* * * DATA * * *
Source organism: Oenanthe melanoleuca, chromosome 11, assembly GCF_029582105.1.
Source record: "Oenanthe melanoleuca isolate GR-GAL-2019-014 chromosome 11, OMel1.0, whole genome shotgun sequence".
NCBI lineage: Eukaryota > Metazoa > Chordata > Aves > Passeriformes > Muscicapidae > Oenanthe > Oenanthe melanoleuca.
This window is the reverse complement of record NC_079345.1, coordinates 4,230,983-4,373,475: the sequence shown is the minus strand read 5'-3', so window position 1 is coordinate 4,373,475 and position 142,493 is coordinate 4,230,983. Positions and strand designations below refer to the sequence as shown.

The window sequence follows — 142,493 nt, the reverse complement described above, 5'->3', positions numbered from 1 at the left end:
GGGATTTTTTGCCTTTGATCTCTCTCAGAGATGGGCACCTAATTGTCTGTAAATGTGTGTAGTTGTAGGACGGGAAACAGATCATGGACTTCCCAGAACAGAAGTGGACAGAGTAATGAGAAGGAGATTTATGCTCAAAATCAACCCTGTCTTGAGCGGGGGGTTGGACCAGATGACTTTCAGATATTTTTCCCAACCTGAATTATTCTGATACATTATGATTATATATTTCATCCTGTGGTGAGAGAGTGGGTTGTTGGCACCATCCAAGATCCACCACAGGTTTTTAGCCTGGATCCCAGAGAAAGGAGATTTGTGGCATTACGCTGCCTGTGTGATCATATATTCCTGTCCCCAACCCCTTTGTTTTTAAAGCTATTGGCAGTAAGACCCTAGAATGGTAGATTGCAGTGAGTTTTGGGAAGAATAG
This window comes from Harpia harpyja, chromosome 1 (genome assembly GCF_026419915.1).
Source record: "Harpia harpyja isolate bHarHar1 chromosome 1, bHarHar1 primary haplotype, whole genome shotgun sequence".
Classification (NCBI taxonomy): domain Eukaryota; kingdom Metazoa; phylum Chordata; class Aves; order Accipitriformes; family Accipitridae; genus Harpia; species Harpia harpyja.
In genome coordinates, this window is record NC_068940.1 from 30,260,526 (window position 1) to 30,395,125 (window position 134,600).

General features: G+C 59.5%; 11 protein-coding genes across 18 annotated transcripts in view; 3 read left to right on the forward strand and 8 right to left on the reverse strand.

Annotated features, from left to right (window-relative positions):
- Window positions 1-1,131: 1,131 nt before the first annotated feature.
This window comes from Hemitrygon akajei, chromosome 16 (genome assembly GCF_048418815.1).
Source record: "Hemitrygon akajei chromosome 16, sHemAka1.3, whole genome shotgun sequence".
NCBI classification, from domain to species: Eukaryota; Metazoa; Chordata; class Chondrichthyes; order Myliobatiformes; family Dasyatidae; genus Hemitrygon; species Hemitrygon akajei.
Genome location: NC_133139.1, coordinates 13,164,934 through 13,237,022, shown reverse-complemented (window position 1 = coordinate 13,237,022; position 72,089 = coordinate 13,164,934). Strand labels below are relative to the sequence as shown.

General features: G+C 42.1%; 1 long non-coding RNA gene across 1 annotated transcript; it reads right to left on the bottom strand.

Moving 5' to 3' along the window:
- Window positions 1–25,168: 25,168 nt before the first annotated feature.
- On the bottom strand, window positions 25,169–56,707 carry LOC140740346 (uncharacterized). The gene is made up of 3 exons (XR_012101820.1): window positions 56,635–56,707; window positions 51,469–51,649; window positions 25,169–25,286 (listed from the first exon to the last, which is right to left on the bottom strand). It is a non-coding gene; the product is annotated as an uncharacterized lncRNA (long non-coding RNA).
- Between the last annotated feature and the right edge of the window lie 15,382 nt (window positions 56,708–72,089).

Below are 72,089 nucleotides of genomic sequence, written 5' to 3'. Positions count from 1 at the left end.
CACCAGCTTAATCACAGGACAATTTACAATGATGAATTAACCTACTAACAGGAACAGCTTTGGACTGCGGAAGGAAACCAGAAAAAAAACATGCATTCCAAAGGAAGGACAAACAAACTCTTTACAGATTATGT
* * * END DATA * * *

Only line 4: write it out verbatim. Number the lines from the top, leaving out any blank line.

This window is the reverse complement of record NC_079345.1, coordinates 4,230,983-4,373,475: the sequence shown is the minus strand read 5'-3', so window position 1 is coordinate 4,373,475 and position 142,493 is coordinate 4,230,983. Positions and strand designations below refer to the sequence as shown.